An old photograph accompanied this narrative (which I, Robert Henderson, received from my father, King Henderson) showing a beer wagon being pulled by two horses. There are six people (two sitting in the wagon) discernable in the photo, but they are not identified. Family verbal history relates that the fellow in the wagon on the left of the photo is Charles F. Henderson. The photo was taken in front of the Keokuk Soda Factory, and the adjacent building (with the company name partially obscured) the Keokuk Ale, Porter, Beer & Cider, Bottling Works at 1013 Main Street, in Keokuk Iowa.

Click photo to enlarge

In 2009, this listing was found in the 1894-95 Keokuk City Directory: Simpson, John col'd r 115 s 12th (col'd = black or Negro and r = resided at). This is the John Louis Simpson mentioned in John Victors narrative. In the same year, the obituary for Clara (Gustafson) Henderson was discovered and it supports the narrative also. It was published January 10, 1893, in (I think?) the Keokuk Daily Gate City and is transcribed below:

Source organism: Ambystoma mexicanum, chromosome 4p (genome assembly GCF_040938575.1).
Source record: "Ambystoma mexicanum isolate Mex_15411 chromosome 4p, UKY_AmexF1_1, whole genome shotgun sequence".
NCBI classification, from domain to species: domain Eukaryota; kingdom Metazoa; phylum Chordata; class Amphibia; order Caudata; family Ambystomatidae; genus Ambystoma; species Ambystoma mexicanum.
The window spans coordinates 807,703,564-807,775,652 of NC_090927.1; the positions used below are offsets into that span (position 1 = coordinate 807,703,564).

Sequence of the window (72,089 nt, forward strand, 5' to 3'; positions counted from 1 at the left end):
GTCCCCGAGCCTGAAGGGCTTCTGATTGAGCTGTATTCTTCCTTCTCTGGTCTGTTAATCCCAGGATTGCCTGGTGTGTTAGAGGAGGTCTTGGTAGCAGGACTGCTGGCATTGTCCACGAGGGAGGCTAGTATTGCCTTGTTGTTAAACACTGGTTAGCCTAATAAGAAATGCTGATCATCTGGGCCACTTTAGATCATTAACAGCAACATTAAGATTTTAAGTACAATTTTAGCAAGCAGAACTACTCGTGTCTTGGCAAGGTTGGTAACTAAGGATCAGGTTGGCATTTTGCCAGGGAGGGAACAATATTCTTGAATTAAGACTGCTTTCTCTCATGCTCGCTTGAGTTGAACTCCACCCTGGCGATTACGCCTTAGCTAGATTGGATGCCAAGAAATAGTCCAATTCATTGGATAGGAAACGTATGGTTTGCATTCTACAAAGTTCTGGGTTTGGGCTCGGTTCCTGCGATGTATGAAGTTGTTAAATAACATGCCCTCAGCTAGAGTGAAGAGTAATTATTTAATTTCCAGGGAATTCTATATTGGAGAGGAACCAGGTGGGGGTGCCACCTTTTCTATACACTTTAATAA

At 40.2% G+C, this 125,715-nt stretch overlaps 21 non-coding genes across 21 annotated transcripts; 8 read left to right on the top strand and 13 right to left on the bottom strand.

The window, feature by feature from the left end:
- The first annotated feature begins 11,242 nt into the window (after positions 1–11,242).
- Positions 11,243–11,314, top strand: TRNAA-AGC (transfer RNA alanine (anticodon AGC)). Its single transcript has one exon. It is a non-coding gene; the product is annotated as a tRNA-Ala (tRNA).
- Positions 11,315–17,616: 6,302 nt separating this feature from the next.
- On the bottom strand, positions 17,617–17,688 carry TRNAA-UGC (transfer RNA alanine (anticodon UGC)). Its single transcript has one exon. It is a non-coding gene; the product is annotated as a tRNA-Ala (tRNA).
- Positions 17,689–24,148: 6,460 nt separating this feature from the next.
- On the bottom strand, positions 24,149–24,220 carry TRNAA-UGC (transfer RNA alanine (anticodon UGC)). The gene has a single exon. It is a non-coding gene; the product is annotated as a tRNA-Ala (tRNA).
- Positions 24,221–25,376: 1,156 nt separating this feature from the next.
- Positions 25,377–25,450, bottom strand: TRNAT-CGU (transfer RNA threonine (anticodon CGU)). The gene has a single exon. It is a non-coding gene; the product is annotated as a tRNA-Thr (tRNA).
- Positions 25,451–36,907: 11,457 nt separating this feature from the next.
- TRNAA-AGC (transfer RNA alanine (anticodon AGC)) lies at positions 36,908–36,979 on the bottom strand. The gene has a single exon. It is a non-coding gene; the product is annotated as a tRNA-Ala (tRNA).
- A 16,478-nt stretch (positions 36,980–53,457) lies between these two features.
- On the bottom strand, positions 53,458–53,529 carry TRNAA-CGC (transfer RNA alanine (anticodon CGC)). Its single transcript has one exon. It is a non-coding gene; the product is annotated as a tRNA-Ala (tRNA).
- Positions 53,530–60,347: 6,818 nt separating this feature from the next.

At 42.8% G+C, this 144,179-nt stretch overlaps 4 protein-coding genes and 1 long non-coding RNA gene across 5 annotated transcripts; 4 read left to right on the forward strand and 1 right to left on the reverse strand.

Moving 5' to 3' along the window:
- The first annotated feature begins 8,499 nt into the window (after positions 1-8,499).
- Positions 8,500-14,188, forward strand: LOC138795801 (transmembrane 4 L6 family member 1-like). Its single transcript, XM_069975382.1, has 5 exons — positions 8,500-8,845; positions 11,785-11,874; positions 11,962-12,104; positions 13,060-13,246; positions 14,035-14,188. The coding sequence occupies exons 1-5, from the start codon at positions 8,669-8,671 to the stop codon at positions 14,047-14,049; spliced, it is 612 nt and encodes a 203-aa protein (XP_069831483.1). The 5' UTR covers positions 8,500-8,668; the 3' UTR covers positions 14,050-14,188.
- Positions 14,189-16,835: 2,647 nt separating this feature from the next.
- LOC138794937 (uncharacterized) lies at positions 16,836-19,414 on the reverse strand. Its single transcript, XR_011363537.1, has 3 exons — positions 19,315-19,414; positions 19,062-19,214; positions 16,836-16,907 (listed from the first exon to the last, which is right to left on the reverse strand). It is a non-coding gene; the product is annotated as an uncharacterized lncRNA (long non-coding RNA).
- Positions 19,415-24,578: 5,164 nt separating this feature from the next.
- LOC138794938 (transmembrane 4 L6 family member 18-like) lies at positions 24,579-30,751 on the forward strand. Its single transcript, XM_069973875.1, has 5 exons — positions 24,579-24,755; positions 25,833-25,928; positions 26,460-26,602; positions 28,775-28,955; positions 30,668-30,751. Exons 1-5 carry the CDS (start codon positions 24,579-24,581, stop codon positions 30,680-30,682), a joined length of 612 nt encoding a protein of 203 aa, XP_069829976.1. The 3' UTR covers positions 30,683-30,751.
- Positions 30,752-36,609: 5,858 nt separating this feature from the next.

The death of Mrs. Clara Henderson, aged about thirty years, at St. Josephs hospital yesterday afternoon, finishes a chapter in a story so sad as to touch the heart of the most hardened. Four years ago this woman, was deserted by her husband, who departed with another woman, leaving her with five small boys to care for (the only daughter, Eleanor, only lived a short while and had already died). She struggled along as best she could, working hard and actually starving herself that her children might be provided for. One of her boys sickened and died, after which the privations the woman had borne told on her weakened frame and she took sick with consumption. She was cared for by the Ladies Benevolent Union and the Kings Daughters who did all they could for her. She was taken to St. Josephs hospital, where her death occurred as noted above. Of her four children left, two are in the Swedish Lutheran orphans home at Stanton, Iowa, and the two others, aged seven and ten years, are in the city yet to be cared for by charitable people. The remains were taken to the home of Wm. Elom, No. 711 Grand Avenue, where the funeral was held this afternoon. The services were conducted by the Swedish Lutheran pastor and Rev. Dr. D. Murphy, the remains being placed in the vault.